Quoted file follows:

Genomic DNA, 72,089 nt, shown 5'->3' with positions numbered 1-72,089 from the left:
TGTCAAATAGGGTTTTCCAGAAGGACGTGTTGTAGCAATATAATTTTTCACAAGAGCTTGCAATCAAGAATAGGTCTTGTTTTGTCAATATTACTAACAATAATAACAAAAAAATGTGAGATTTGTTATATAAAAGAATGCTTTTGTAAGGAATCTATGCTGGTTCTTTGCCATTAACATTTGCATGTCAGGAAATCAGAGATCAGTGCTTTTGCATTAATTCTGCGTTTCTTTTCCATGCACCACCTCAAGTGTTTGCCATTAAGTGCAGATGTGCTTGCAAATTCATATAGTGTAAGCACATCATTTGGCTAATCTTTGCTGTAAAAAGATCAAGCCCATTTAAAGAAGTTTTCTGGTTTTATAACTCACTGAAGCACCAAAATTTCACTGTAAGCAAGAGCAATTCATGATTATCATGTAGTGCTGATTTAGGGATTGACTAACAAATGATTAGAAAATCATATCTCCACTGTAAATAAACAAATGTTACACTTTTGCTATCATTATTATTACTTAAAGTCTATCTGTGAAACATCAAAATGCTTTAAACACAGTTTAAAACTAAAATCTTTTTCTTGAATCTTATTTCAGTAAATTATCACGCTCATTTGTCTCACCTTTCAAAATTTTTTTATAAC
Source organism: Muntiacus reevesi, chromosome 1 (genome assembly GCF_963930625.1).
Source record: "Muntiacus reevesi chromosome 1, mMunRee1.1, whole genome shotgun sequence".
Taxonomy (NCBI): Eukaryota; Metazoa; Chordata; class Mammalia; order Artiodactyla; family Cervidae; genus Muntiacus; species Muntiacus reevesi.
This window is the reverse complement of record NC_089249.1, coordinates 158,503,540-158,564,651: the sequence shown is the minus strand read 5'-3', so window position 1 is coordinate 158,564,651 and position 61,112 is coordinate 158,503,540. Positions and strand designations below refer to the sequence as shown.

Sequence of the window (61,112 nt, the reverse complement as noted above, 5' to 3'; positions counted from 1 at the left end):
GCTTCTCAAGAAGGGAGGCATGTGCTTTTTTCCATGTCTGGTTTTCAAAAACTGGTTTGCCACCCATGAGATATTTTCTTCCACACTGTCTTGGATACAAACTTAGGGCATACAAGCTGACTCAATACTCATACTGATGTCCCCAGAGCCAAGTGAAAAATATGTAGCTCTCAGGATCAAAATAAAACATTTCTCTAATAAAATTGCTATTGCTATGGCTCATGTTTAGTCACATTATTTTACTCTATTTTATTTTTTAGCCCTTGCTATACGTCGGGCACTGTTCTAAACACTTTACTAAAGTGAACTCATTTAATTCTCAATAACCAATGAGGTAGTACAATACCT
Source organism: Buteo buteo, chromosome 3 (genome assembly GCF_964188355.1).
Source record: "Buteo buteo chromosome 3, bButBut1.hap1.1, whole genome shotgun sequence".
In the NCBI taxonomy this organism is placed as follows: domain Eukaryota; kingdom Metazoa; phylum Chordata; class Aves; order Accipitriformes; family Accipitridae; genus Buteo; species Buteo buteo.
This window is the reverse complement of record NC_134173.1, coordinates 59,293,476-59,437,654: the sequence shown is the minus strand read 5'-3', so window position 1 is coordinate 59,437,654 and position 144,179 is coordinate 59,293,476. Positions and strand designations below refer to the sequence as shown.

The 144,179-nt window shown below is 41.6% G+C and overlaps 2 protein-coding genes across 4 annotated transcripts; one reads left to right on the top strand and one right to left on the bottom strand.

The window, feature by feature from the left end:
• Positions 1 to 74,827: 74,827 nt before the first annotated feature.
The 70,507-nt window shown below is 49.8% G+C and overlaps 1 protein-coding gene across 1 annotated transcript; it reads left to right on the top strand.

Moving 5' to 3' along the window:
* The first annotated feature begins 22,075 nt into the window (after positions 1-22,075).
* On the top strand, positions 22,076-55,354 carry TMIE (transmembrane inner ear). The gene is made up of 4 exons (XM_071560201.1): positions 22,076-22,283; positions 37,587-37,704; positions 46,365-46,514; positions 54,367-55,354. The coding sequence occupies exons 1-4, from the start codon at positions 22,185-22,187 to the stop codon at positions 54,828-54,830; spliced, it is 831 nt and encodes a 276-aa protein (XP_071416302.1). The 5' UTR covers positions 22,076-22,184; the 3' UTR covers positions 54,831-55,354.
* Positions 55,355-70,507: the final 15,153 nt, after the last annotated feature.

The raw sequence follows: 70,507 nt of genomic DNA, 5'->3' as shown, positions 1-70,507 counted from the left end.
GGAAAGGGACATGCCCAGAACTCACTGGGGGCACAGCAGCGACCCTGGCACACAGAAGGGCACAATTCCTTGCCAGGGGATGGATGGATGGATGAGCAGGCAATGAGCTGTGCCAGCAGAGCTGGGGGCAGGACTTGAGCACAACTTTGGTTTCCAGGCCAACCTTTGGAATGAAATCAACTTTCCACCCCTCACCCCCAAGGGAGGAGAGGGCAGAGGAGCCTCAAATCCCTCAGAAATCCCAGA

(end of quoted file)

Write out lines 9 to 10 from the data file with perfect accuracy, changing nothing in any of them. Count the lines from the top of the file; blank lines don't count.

Source organism: Buteo buteo, chromosome 3 (genome assembly GCF_964188355.1).
Source record: "Buteo buteo chromosome 3, bButBut1.hap1.1, whole genome shotgun sequence".